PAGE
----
This statement is a watered down version of what James Howard Kunstler has long been saying of the Iraq war: Of course it's about the oil. In The Long Emergency, he notes that the U.S. has 3% of the world's remaining oil reserves but uses 25% of all oil produced every day, that 60% of the world's remaining oil supply is in the Middle East, that "[i]n just a few years all the other oil-producing nations of the world will be past their individual peaks. This will leave Saudi Arabia, Iraq, and Kuwait in a special and uncomfortable position, with an energy-starved world of armed and dangerous nations glaring hungrily at them (and menacingly at each other)." (I would add the United Arab Emirates and Iran to that short list, but the point is the same.) Then he writes,
What was the war in Iraq about? It was strategically about setting up a police station in the middle of a very large bad neighborhood. It was also about dividing the Islamic world physically in half to create a buffer between the aggressive gangs on the east side of the police station (Iraq, Iran, Pakistan) and the politically touchy gangs on the other side (Arabia, Egypt, Syria, Yemen, Libya, and of course, the anomaly, Israel). On a closer scale, the Iraq war was an attempt to establish a forward base adjacent to Iran and Arabia, to moderate and influence the behavior of both of them, to discourage adventures by Iran and to be ready in case of trouble with Arabia. One of the first things the United States did after invading Iraq in 2003 was to station two armored divisions on the Iraq-Saudi Arabian border.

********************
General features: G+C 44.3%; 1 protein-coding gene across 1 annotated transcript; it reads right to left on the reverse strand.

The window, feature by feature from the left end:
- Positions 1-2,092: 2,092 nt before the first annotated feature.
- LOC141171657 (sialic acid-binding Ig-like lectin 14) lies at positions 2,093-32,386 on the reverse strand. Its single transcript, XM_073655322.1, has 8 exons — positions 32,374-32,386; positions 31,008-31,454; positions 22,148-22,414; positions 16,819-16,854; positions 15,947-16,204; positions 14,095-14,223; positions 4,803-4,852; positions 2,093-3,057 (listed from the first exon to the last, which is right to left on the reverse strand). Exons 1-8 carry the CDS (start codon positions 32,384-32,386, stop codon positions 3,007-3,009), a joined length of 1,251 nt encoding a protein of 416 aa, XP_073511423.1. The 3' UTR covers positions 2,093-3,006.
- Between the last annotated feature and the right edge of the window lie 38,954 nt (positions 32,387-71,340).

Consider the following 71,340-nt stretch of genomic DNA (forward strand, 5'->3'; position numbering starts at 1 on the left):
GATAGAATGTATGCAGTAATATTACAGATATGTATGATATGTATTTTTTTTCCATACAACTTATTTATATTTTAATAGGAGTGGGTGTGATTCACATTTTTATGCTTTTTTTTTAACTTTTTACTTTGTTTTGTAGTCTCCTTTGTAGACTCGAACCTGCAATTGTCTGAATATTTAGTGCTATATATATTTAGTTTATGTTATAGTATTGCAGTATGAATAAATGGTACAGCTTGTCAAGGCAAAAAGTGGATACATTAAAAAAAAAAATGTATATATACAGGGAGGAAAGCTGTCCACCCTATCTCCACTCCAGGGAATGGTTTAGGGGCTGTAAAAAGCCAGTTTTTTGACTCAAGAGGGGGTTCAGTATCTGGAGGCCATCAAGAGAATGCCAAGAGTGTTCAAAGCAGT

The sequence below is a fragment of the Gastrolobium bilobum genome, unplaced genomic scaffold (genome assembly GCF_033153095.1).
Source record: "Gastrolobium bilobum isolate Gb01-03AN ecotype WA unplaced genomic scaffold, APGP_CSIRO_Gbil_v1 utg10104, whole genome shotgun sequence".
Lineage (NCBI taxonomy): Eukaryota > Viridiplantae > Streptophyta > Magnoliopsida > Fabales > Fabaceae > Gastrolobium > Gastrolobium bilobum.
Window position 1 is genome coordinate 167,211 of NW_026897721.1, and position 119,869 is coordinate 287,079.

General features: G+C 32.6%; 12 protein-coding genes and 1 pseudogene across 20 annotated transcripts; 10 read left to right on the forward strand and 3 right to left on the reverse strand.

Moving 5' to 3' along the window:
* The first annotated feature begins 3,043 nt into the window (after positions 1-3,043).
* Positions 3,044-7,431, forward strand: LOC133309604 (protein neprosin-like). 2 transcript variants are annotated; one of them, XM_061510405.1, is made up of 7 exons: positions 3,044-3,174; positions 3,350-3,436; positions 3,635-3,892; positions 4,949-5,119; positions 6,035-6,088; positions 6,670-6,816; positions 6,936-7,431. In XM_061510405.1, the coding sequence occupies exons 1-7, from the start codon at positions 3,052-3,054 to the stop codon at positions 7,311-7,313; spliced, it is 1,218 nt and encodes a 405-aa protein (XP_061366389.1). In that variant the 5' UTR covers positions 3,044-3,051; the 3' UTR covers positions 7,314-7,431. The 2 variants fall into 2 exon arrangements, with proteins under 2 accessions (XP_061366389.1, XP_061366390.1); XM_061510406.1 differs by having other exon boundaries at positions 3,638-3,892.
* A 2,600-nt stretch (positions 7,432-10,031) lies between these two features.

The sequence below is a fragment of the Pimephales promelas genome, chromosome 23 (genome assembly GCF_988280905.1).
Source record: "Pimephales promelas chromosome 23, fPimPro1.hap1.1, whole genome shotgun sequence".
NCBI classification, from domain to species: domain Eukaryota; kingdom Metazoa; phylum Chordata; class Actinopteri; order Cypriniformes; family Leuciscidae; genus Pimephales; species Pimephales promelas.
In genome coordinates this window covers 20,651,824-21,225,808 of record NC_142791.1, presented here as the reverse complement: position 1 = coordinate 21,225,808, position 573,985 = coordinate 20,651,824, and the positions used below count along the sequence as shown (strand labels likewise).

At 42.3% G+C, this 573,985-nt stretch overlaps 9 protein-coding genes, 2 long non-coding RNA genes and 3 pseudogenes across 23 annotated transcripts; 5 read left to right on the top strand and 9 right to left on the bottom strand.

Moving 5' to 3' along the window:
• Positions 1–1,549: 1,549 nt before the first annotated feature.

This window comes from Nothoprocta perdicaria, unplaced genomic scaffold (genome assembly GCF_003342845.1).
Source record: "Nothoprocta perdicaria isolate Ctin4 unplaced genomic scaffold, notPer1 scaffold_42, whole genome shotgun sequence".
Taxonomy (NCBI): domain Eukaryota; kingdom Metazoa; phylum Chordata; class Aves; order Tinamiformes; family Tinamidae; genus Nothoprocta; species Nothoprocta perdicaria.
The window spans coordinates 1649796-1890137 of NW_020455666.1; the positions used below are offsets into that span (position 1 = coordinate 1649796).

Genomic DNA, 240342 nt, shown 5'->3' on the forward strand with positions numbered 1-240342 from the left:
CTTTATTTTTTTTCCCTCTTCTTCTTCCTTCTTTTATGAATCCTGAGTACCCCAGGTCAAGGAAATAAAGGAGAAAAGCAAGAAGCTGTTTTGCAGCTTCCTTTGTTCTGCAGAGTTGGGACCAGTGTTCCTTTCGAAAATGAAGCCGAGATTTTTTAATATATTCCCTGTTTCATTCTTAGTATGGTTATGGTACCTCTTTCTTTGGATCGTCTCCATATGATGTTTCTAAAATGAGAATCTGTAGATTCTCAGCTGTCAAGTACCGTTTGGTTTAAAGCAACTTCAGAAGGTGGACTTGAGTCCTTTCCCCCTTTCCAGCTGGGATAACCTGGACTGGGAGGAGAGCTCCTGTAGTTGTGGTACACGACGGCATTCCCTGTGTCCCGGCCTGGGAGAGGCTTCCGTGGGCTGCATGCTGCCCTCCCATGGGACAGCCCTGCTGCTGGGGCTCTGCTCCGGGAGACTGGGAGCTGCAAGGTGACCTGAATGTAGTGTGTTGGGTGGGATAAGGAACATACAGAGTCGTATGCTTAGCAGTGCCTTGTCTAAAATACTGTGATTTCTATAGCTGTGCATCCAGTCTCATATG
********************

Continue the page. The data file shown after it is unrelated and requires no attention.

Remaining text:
The war's purpose is to keep the oil flowing into our country so we can continue to run our Hummers and keep building more huge, expensive-to-cool McMansions far from any town center. Sacrifice? Ha! That would mean voluntarily restricting a way of life that Dick Cheney calls "non-negotiable." It would defeat the very purpose of the war, which, in a 180-degree reversal from the noble and just war we fought in the early 1940's, is being fought so that we don't have to sacrifice.

How different this administration is from Jimmy Carter's. He understood the importance of conservation for our national interest. Perhaps you could say he was a conservative. In the 1980 State of the Union address, he said:
As individuals and as families, few of us can produce energy by ourselves. But all of us can conserve energy — every one of us, every day of our lives. Tonight I call on you — in fact, all the people of America — to help our Nation. Conserve energy. Eliminate waste. Make 1980 indeed a year of energy conservation.